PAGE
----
Unfortunately, oral cancer has been labeled over the years as a disease of tobacco users. While a large percentage of oral cancers are the result of tobacco use, there are other risk factors that can increase your chance of being diagnosed.
Oral cancer affects the mouth, pharynx, tongue and other oral structures. The most common oral cancer affects the squamous cells in your mouth and multiplies quickly. It spreads to the lymph nodes of the throat, which is when it is most often diagnosed. There are many causes of oral cancer, including:
• Smoking: Tar, arsenic, benzene and cadmium are just a few carcinogens (cancer-causing agents) found in cigarettes.
• Drinking: Dehydration, cirrhosis of the liver and nutritional deficiencies associated with drinking can lead to oral cancer
• The Human Papilloma Virus (HPV): This virus is mostly spread through skin-to-skin contact and oral-genital contact.
• Poor Dental and Oral Hygiene: Untreated dental plaque causes infection, which can accelerate cancer growth.
Although there are other causes, these top the list. According to the National Cancer Institute, there are more than 40,000 cases of oral cancer reported every year.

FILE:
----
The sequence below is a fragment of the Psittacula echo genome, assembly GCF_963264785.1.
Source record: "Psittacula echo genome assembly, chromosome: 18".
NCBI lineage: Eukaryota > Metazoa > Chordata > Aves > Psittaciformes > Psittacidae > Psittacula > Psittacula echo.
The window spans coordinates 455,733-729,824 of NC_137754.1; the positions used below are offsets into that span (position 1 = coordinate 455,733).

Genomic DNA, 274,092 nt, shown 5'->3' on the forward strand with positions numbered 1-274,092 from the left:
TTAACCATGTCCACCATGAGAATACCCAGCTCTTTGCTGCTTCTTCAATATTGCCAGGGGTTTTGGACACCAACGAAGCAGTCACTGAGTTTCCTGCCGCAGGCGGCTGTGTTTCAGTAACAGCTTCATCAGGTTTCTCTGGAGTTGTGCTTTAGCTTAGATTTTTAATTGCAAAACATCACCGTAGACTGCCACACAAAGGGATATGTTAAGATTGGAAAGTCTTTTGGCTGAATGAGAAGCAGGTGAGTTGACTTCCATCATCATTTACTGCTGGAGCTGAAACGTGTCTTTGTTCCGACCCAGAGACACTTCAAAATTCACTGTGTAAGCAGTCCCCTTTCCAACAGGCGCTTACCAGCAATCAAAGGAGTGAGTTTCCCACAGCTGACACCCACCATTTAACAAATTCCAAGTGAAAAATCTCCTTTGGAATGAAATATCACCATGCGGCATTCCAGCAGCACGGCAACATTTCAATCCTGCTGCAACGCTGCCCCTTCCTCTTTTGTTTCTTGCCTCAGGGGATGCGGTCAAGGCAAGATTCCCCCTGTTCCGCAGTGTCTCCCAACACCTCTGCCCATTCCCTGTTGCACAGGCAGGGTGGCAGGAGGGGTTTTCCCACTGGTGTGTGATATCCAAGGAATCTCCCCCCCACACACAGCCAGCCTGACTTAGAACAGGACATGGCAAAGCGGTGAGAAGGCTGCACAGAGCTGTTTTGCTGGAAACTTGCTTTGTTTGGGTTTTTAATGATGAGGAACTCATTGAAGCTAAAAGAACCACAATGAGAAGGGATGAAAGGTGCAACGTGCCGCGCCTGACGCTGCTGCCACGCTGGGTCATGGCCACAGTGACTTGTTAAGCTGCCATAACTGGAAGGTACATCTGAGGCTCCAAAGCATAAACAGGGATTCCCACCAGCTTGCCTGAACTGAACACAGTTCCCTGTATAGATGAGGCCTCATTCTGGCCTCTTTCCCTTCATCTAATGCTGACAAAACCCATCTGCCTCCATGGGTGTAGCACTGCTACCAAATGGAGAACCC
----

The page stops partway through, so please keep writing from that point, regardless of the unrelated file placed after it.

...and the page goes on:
Be on the lookout for any of the following symptoms:
• A white or red patch in the mouth.
• Persistent sores, ulcers or irritation in the mouth cavity.
• Difficulty in chewing, swallowing, moving the jaw or tongue.
• Numbness in the tongue.
• A sore throat that doesn’t go away.
• A constant toothache or pain in the jaw.
• An earache.
If you are concerned about your oral health or have any of the warning signs listed above, see your dentist immediately. As in any disease, an early diagnosis and treatment can make a huge difference. So be vigilant and, even if you do not have any warning signs, visit your dentist for an annual oral cancer screening.